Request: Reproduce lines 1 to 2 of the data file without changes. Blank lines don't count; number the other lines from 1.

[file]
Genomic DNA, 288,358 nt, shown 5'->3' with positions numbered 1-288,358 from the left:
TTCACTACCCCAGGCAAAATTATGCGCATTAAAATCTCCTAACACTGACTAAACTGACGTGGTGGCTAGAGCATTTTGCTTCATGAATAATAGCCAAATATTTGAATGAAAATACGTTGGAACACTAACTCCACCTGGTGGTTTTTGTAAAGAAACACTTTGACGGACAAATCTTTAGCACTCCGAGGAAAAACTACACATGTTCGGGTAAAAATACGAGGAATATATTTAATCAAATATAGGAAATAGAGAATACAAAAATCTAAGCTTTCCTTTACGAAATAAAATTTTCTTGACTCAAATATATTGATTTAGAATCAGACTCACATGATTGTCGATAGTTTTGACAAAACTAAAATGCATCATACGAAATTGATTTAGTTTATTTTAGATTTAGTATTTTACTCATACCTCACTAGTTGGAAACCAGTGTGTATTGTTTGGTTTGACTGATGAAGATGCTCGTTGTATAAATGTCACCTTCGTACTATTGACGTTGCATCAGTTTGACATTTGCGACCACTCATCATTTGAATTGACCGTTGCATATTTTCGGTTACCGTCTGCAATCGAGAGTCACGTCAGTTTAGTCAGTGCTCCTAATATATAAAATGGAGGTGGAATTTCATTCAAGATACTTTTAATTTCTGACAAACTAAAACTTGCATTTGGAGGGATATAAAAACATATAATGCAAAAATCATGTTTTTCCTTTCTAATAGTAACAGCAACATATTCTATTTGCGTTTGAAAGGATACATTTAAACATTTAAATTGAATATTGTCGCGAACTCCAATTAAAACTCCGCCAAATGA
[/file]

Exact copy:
Genomic DNA, 288,358 nt, shown 5'->3' with positions numbered 1-288,358 from the left:
TTCACTACCCCAGGCAAAATTATGCGCATTAAAATCTCCTAACACTGACTAAACTGACGTGGTGGCTAGAGCATTTTGCTTCATGAATAATAGCCAAATATTTGAATGAAAATACGTTGGAACACTAACTCCACCTGGTGGTTTTTGTAAAGAAACACTTTGACGGACAAATCTTTAGCACTCCGAGGAAAAACTACACATGTTCGGGTAAAAATACGAGGAATATATTTAATCAAATATAGGAAATAGAGAATACAAAAATCTAAGCTTTCCTTTACGAAATAAAATTTTCTTGACTCAAATATATTGATTTAGAATCAGACTCACATGATTGTCGATAGTTTTGACAAAACTAAAATGCATCATACGAAATTGATTTAGTTTATTTTAGATTTAGTATTTTACTCATACCTCACTAGTTGGAAACCAGTGTGTATTGTTTGGTTTGACTGATGAAGATGCTCGTTGTATAAATGTCACCTTCGTACTATTGACGTTGCATCAGTTTGACATTTGCGACCACTCATCATTTGAATTGACCGTTGCATATTTTCGGTTACCGTCTGCAATCGAGAGTCACGTCAGTTTAGTCAGTGCTCCTAATATATAAAATGGAGGTGGAATTTCATTCAAGATACTTTTAATTTCTGACAAACTAAAACTTGCATTTGGAGGGATATAAAAACATATAATGCAAAAATCATGTTTTTCCTTTCTAATAGTAACAGCAACATATTCTATTTGCGTTTGAAAGGATACATTTAAACATTTAAATTGAATATTGTCGCGAACTCCAATTAAAACTCCGCCAAATGA